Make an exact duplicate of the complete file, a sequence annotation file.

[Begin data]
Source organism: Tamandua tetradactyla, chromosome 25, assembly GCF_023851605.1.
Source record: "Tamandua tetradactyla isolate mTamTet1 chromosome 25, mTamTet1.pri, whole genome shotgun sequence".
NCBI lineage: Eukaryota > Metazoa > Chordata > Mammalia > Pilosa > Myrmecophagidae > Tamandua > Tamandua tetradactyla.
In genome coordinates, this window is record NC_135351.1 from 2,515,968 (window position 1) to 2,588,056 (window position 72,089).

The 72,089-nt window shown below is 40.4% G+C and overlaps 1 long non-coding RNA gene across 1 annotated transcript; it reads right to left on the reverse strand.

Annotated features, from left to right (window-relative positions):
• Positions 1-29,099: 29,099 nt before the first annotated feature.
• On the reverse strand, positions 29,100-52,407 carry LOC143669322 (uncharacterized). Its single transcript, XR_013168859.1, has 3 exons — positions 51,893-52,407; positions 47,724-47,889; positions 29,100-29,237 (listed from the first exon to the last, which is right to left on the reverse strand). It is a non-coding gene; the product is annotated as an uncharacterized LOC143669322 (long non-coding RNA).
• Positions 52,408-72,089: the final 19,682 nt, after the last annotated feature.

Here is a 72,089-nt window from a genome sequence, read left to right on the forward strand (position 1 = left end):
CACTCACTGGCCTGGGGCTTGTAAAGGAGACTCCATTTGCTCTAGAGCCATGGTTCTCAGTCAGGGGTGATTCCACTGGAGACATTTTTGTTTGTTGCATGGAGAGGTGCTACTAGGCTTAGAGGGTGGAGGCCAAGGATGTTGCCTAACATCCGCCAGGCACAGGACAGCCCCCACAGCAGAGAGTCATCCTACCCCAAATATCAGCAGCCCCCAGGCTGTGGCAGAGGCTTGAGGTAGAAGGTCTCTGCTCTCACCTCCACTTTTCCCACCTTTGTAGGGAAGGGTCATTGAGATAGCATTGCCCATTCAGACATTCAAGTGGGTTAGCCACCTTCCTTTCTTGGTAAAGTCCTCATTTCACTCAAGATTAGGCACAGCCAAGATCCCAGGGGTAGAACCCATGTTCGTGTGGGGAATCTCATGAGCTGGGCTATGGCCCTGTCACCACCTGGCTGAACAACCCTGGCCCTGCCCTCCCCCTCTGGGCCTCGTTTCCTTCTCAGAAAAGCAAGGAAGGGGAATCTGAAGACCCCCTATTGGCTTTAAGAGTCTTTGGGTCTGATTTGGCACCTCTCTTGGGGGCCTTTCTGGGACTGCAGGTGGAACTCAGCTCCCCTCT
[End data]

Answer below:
Source organism: Tamandua tetradactyla, chromosome 25, assembly GCF_023851605.1.
Source record: "Tamandua tetradactyla isolate mTamTet1 chromosome 25, mTamTet1.pri, whole genome shotgun sequence".
NCBI lineage: Eukaryota > Metazoa > Chordata > Mammalia > Pilosa > Myrmecophagidae > Tamandua > Tamandua tetradactyla.
In genome coordinates, this window is record NC_135351.1 from 2,515,968 (window position 1) to 2,588,056 (window position 72,089).

The 72,089-nt window shown below is 40.4% G+C and overlaps 1 long non-coding RNA gene across 1 annotated transcript; it reads right to left on the reverse strand.

Annotated features, from left to right (window-relative positions):
• Positions 1-29,099: 29,099 nt before the first annotated feature.
• On the reverse strand, positions 29,100-52,407 carry LOC143669322 (uncharacterized). Its single transcript, XR_013168859.1, has 3 exons — positions 51,893-52,407; positions 47,724-47,889; positions 29,100-29,237 (listed from the first exon to the last, which is right to left on the reverse strand). It is a non-coding gene; the product is annotated as an uncharacterized LOC143669322 (long non-coding RNA).
• Positions 52,408-72,089: the final 19,682 nt, after the last annotated feature.

Here is a 72,089-nt window from a genome sequence, read left to right on the forward strand (position 1 = left end):
CACTCACTGGCCTGGGGCTTGTAAAGGAGACTCCATTTGCTCTAGAGCCATGGTTCTCAGTCAGGGGTGATTCCACTGGAGACATTTTTGTTTGTTGCATGGAGAGGTGCTACTAGGCTTAGAGGGTGGAGGCCAAGGATGTTGCCTAACATCCGCCAGGCACAGGACAGCCCCCACAGCAGAGAGTCATCCTACCCCAAATATCAGCAGCCCCCAGGCTGTGGCAGAGGCTTGAGGTAGAAGGTCTCTGCTCTCACCTCCACTTTTCCCACCTTTGTAGGGAAGGGTCATTGAGATAGCATTGCCCATTCAGACATTCAAGTGGGTTAGCCACCTTCCTTTCTTGGTAAAGTCCTCATTTCACTCAAGATTAGGCACAGCCAAGATCCCAGGGGTAGAACCCATGTTCGTGTGGGGAATCTCATGAGCTGGGCTATGGCCCTGTCACCACCTGGCTGAACAACCCTGGCCCTGCCCTCCCCCTCTGGGCCTCGTTTCCTTCTCAGAAAAGCAAGGAAGGGGAATCTGAAGACCCCCTATTGGCTTTAAGAGTCTTTGGGTCTGATTTGGCACCTCTCTTGGGGGCCTTTCTGGGACTGCAGGTGGAACTCAGCTCCCCTCT